Having found no signs of life at all, I ventured north towards Teutonia Peak and the area known as “Cima Dome”.
11) Teutonia Peak / Cima Dome (8 miles/ 153 miles)
I parked up at the little car park at the Teutonia Peak Hiking Trail. There were 2 other vehicles parked there but again there was not a soul about.
The trail leads up to the peak itself and is about a 4-mile round trip. I hadn’t time to do the whole thing so I put it on the list for next time and went for a more modest trek on the flat part of the walk.
I walked around for almost half an hour. I was totally alone and it actually felt quite serene to be in such an amazing landscape all by myself.
The area has the densest concentration of Joshua trees in the world, more even than the Joshua Tree National Park further south. It is difficult to convey in photographs just how many there actually were.
There were also quite a few old silver mines dotted around just off the walk itself, luckily they all seemed to be covered by secure grating.
It was hard to believe that although all this is only about an hour or so south of Las Vegas, there was no-one around. Apparently, the Mojave National Preserve gets relatively few visitors.
After I had finished my walk I returned to the car and headed back first to Cima and then about 20 miles north towards I-15. Just before I got to the freeway I turned right and made a final short diversion to Nipton.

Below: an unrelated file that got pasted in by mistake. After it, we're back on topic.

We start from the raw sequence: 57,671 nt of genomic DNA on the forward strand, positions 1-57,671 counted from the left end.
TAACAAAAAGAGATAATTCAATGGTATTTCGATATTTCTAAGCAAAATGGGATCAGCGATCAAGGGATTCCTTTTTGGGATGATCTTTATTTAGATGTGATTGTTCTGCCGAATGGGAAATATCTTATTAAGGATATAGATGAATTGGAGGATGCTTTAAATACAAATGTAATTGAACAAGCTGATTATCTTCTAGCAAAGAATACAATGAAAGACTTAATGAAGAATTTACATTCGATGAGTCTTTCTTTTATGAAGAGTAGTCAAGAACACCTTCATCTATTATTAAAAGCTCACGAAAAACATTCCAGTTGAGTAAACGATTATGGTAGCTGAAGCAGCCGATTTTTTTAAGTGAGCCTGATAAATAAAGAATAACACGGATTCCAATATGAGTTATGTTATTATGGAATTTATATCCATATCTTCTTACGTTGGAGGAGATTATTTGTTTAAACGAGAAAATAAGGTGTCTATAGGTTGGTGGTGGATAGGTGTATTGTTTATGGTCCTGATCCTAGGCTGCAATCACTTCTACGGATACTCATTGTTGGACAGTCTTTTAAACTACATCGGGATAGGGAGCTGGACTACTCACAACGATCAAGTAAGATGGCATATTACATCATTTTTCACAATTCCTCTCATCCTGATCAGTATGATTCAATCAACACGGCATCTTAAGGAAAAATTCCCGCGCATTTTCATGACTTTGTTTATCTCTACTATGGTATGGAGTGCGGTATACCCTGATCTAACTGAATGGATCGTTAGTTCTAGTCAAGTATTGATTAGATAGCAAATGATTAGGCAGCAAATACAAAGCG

The sun was starting to set as I reached the little town.
12) Nipton (33 miles / 186 miles)
Nipton is yet another town that began in 1905 as a station on the Los Angeles & Salt Lake Railroad (now Union Pacific). Apparently there was originally gold nearby too.
I drove across the level crossing and then parked in front of a RV park. It actually looked quite busy and had several vehicles in it. One or two people were wandering around. I went for a little walk.
The place was actually quite attractive. It was very much a little oasis in the desert with quite a gathering of large trees, a bit of grass and a collection of little wooden buildings. There were also several colourfully-painted old cars parked around the place. I wasn’t quite sure why they were there.